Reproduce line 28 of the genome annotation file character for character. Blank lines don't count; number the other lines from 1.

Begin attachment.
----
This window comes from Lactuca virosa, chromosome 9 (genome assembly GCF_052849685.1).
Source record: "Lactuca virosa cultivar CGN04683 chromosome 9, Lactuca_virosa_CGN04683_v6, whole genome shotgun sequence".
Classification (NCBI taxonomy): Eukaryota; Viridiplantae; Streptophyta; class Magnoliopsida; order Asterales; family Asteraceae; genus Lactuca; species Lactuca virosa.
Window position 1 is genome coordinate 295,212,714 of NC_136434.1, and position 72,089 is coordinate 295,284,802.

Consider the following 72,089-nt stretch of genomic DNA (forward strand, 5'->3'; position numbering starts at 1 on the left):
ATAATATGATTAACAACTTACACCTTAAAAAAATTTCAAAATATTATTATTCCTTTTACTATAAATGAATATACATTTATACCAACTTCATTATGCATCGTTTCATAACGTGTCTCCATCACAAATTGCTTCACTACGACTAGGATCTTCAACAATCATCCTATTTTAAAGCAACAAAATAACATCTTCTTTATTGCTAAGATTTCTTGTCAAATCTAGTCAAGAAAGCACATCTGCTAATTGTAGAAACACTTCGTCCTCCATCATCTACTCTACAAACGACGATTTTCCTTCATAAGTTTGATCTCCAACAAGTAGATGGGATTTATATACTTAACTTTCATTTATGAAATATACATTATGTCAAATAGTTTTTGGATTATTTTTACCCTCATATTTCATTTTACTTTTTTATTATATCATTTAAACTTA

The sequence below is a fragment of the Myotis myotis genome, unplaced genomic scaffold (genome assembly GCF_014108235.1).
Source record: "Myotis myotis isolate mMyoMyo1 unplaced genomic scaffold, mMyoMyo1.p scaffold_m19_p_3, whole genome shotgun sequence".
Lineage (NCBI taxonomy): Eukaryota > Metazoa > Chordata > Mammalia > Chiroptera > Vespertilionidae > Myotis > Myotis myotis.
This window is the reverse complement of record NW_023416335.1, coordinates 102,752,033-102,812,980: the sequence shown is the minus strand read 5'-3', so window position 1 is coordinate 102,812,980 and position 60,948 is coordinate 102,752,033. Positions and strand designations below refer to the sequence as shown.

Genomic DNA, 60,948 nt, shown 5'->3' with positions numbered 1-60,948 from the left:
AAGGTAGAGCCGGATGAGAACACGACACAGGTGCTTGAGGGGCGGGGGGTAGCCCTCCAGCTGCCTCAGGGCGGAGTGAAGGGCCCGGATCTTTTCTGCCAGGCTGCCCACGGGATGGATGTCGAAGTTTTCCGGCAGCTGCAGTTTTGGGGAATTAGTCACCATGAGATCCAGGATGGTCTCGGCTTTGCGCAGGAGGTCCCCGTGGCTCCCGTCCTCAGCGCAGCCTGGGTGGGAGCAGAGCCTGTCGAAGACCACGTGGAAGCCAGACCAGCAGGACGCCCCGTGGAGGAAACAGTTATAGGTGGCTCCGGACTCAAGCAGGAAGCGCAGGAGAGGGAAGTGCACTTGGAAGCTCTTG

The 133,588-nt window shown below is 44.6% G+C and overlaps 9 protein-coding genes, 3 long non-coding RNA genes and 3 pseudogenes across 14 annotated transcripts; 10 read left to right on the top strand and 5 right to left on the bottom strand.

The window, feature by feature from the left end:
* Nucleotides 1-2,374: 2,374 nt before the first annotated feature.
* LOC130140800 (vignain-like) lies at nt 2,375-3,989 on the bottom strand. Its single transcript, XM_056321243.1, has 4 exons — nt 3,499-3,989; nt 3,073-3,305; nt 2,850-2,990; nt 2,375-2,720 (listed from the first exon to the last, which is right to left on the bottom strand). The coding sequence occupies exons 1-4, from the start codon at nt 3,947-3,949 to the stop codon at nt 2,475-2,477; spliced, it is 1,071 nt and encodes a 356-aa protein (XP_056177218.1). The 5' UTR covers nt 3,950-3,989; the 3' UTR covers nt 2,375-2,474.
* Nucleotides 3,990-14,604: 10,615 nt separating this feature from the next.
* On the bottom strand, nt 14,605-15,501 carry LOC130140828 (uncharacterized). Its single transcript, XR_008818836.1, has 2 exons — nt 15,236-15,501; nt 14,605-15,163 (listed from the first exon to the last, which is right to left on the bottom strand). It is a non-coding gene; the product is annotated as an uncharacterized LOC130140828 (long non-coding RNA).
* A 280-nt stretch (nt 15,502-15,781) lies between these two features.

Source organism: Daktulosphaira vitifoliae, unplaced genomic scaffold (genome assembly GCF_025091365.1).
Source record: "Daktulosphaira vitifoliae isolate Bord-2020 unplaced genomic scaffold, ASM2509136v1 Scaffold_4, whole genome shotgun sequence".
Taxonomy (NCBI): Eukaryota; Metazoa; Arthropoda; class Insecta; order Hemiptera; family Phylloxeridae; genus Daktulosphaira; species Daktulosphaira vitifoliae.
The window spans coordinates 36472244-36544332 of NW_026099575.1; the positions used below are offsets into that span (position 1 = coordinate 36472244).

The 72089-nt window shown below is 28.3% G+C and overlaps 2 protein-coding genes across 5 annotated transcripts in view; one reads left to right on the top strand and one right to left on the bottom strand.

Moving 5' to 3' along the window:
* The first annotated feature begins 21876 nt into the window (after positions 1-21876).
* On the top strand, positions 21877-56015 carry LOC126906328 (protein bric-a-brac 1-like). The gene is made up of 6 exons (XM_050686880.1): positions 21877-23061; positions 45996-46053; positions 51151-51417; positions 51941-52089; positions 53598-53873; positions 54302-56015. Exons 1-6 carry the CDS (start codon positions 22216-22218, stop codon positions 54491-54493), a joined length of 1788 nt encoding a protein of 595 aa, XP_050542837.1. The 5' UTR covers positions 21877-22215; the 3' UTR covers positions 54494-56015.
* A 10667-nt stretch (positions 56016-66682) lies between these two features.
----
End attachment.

* A 10667-nt stretch (positions 56016-66682) lies between these two features.